A movie like Watcher is more about tone than it is about jump scares and even violence. That’s what I like about horror/thrillers like this. Chloe Okuno wrote and directed the movie. She also directed the Ratman segment of V/H/S ’94, which also provided a nice tone of claustrophia as a female reporter and male camera man go into a storm drain to see if the mythical Ratman is correct. It was a disturbing segment in the movie that used violence whenever it was necessary.
For her feature directorial debut, Okuno focus on a young married couple who move to Bucharest, Romania. Francis (Karl Glusman), of Romanian ancestry, has accepted a new job. He speaks Romania, but his wife, Julia (Maika Monroe) doesn’t. When the movie begins, they’re in a taxicub on the way from airport to the apartment as the driver and Francis carry on a conversation in Romanian. He says something that seems to upset Francis but they both smooth it over.
At the new apartment, things are worse as Julia can’t sleep on the first night but looks out the bedroom window and thinks she sees someone across the street looking out the window. Is he looking in her direction or somewhere else? At first, she enjoys walking around Bucharest but there’s a language barrier as she walks into a building that’s not open to the public and is met by a security guard. And most of the other tenants don’t speak English and think she knows Romanian.
However, there is some relief as their next-door neighbor, Irina (Madalina Anea), who has a questionable lifestyle, does speak English and they become friendly. Irina is an exotic dancer and there’s suspicion she’s something else. One night, Francis and Julia go out for a walk around the neighborhood only to discover police and paramedics are outside another apartment building. The next day, they learn that the headless body of a woman was found and authorities are saying it’s the work of “The Spider.”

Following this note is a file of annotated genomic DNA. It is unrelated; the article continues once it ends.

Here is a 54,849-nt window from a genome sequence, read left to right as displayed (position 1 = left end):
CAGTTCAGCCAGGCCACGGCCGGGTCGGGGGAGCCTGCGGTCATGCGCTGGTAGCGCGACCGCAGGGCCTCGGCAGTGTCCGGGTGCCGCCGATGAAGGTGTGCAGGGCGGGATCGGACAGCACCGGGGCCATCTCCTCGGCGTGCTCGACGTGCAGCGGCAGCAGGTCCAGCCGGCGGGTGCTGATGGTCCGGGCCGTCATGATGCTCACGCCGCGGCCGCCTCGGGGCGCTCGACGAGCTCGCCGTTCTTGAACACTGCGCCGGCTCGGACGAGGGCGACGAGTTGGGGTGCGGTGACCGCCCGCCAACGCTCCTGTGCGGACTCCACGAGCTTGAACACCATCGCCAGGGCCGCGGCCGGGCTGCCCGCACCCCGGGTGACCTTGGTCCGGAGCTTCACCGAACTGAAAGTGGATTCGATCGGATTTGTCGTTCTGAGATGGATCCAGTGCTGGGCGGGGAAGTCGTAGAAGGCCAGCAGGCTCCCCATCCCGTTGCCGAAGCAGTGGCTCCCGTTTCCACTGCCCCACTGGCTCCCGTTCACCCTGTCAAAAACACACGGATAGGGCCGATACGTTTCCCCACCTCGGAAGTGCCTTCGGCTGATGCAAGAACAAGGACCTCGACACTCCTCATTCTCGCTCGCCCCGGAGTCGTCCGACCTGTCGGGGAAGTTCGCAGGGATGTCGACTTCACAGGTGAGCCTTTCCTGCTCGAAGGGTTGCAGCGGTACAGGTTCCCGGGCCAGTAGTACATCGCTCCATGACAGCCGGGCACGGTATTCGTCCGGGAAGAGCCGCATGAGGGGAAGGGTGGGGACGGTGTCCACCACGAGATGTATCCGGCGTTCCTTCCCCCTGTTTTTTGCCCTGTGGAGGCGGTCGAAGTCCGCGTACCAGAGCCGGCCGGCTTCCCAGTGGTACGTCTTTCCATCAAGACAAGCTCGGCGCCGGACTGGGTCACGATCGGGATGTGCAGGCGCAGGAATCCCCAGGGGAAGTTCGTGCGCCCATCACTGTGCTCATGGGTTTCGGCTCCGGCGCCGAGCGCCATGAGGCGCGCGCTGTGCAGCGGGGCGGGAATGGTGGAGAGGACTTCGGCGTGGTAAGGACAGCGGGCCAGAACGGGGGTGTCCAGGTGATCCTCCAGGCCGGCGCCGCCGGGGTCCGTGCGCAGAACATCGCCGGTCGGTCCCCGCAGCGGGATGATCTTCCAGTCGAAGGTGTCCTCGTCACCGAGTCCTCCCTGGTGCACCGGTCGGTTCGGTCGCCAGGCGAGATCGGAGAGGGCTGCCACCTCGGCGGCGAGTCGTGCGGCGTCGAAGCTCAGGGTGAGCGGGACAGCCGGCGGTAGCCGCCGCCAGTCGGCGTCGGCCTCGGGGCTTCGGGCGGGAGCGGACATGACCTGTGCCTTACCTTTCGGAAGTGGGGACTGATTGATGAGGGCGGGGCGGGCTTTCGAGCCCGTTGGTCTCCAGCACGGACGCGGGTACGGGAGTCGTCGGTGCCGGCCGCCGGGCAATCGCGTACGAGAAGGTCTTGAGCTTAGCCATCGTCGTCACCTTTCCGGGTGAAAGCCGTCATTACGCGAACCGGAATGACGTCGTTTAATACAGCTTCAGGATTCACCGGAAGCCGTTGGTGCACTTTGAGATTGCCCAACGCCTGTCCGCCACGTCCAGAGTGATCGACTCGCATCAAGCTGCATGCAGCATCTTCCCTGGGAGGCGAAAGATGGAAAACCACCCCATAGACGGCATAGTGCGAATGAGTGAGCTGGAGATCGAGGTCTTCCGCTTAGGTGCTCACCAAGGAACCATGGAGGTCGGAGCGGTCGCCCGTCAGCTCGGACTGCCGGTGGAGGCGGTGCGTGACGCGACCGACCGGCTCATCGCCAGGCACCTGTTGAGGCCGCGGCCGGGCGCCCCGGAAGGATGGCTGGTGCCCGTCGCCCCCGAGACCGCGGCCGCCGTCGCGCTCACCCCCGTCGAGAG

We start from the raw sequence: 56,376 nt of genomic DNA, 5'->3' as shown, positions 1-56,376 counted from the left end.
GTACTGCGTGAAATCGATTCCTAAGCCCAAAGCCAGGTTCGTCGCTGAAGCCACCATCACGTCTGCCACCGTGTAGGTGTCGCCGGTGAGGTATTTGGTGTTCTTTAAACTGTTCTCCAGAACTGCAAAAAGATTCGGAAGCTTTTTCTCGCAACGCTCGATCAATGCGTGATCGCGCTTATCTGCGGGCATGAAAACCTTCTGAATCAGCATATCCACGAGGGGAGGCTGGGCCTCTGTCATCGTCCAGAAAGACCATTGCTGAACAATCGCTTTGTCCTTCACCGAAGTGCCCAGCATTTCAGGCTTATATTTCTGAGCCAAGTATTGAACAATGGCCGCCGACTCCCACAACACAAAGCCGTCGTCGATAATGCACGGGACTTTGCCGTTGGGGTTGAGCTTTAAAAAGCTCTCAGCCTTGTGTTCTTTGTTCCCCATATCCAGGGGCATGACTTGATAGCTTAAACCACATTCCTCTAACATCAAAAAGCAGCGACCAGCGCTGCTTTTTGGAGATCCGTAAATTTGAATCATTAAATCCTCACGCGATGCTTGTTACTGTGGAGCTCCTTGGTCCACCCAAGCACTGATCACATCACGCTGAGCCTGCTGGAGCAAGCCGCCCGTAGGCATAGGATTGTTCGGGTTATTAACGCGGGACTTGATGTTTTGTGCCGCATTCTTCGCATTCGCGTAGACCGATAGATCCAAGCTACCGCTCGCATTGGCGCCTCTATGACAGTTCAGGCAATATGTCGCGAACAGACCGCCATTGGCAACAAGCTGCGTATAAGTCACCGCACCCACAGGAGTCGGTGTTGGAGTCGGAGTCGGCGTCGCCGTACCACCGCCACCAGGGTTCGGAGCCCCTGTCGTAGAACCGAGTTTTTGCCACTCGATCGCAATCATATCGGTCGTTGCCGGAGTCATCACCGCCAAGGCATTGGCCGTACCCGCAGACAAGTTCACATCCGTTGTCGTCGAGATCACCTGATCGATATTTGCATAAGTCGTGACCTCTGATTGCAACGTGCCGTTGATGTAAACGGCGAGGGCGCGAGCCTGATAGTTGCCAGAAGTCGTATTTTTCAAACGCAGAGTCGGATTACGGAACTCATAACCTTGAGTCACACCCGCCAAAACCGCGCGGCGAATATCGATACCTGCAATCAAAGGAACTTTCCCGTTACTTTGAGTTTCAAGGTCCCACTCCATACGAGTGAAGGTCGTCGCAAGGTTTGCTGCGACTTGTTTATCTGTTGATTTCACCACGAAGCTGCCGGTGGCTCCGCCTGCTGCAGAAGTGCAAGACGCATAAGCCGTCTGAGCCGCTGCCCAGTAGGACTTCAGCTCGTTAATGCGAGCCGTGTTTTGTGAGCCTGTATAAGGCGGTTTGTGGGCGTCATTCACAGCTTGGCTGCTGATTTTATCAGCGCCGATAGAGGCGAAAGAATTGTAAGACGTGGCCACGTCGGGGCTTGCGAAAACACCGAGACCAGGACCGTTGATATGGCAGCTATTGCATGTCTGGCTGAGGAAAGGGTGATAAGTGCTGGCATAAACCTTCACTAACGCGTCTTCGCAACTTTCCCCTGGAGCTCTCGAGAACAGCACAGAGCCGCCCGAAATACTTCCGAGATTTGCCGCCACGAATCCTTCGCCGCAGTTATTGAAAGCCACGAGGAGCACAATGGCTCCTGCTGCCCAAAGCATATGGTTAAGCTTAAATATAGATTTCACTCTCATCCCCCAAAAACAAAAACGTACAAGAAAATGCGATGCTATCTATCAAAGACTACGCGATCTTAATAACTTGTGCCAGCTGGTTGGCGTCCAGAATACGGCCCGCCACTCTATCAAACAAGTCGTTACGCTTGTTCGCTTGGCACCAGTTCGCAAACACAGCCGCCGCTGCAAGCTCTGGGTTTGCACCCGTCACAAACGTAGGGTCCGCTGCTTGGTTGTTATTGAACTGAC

Still Julia begins to see the figure in the window, but is he watching her or she watching him? She tries to go out to see a matinee movie, but someone sits directly behind her at the movie theater. Is it the man in the window? She doesn’t know. Neither do we as she bolts out of the theater. Later, she goes shopping at the supermarket where she thinks she sees him again. There is a man, Daniel Weber (Burn Gorman), who wears a beige brown Members Only style jacket and a black slacks. Is he following her or just a local out shopping as Francis suggests?
One evening, she decides to wave at the man in the window and he waves back which gets Francis angry and he gives the finger, but the lights are off so he doesn’t know if the man is there. Who is the man across the street? Who is the man in the theater or the supermarket? Are they they same? She follows Daniel to the strip club where he apparently seems to work in janitorial. Irina also dances there but she’s unfamiliar with him as cleaning staff come and go.